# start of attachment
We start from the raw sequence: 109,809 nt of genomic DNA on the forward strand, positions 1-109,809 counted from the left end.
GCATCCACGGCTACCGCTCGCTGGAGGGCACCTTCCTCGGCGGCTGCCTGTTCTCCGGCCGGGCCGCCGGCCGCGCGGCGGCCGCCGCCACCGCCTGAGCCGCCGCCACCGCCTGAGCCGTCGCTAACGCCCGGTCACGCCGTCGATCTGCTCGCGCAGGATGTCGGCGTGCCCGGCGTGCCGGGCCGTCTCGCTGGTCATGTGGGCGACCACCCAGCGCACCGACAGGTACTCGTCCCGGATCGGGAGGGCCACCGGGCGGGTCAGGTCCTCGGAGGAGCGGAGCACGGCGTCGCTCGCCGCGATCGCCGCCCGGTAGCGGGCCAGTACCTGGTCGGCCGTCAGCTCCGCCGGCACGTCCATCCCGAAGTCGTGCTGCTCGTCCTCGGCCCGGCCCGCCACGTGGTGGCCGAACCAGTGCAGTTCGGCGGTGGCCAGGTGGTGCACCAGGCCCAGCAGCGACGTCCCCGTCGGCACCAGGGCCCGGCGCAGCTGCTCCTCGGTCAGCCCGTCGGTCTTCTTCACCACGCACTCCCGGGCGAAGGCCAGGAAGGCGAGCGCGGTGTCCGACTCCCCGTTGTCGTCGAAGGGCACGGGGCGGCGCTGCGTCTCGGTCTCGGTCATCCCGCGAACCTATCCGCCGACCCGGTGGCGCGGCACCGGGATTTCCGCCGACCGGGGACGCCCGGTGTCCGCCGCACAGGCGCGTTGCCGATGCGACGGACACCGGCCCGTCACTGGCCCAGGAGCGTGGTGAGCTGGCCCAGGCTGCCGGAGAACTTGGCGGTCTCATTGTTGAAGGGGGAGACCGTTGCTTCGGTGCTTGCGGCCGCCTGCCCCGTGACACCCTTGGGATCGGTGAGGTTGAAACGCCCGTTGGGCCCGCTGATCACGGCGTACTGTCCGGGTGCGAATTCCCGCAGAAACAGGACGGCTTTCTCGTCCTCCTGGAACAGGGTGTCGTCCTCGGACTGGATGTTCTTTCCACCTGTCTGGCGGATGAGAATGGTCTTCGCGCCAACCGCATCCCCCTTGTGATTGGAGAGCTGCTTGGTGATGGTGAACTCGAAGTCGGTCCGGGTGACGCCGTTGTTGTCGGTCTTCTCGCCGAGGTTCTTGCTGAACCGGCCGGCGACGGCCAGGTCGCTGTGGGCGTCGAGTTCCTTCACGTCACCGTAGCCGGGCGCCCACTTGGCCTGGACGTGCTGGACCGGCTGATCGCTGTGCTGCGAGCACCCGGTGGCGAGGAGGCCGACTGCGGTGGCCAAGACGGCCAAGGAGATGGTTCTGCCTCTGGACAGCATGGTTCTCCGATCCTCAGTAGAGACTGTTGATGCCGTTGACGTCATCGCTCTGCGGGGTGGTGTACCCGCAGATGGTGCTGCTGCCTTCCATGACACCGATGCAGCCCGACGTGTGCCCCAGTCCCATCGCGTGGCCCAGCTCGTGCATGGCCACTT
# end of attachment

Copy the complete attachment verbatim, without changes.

We start from the raw sequence: 109,809 nt of genomic DNA on the forward strand, positions 1-109,809 counted from the left end.
GCATCCACGGCTACCGCTCGCTGGAGGGCACCTTCCTCGGCGGCTGCCTGTTCTCCGGCCGGGCCGCCGGCCGCGCGGCGGCCGCCGCCACCGCCTGAGCCGCCGCCACCGCCTGAGCCGTCGCTAACGCCCGGTCACGCCGTCGATCTGCTCGCGCAGGATGTCGGCGTGCCCGGCGTGCCGGGCCGTCTCGCTGGTCATGTGGGCGACCACCCAGCGCACCGACAGGTACTCGTCCCGGATCGGGAGGGCCACCGGGCGGGTCAGGTCCTCGGAGGAGCGGAGCACGGCGTCGCTCGCCGCGATCGCCGCCCGGTAGCGGGCCAGTACCTGGTCGGCCGTCAGCTCCGCCGGCACGTCCATCCCGAAGTCGTGCTGCTCGTCCTCGGCCCGGCCCGCCACGTGGTGGCCGAACCAGTGCAGTTCGGCGGTGGCCAGGTGGTGCACCAGGCCCAGCAGCGACGTCCCCGTCGGCACCAGGGCCCGGCGCAGCTGCTCCTCGGTCAGCCCGTCGGTCTTCTTCACCACGCACTCCCGGGCGAAGGCCAGGAAGGCGAGCGCGGTGTCCGACTCCCCGTTGTCGTCGAAGGGCACGGGGCGGCGCTGCGTCTCGGTCTCGGTCATCCCGCGAACCTATCCGCCGACCCGGTGGCGCGGCACCGGGATTTCCGCCGACCGGGGACGCCCGGTGTCCGCCGCACAGGCGCGTTGCCGATGCGACGGACACCGGCCCGTCACTGGCCCAGGAGCGTGGTGAGCTGGCCCAGGCTGCCGGAGAACTTGGCGGTCTCATTGTTGAAGGGGGAGACCGTTGCTTCGGTGCTTGCGGCCGCCTGCCCCGTGACACCCTTGGGATCGGTGAGGTTGAAACGCCCGTTGGGCCCGCTGATCACGGCGTACTGTCCGGGTGCGAATTCCCGCAGAAACAGGACGGCTTTCTCGTCCTCCTGGAACAGGGTGTCGTCCTCGGACTGGATGTTCTTTCCACCTGTCTGGCGGATGAGAATGGTCTTCGCGCCAACCGCATCCCCCTTGTGATTGGAGAGCTGCTTGGTGATGGTGAACTCGAAGTCGGTCCGGGTGACGCCGTTGTTGTCGGTCTTCTCGCCGAGGTTCTTGCTGAACCGGCCGGCGACGGCCAGGTCGCTGTGGGCGTCGAGTTCCTTCACGTCACCGTAGCCGGGCGCCCACTTGGCCTGGACGTGCTGGACCGGCTGATCGCTGTGCTGCGAGCACCCGGTGGCGAGGAGGCCGACTGCGGTGGCCAAGACGGCCAAGGAGATGGTTCTGCCTCTGGACAGCATGGTTCTCCGATCCTCAGTAGAGACTGTTGATGCCGTTGACGTCATCGCTCTGCGGGGTGGTGTACCCGCAGATGGTGCTGCTGCCTTCCATGACACCGATGCAGCCCGACGTGTGCCCCAGTCCCATCGCGTGGCCCAGCTCGTGCATGGCCACTT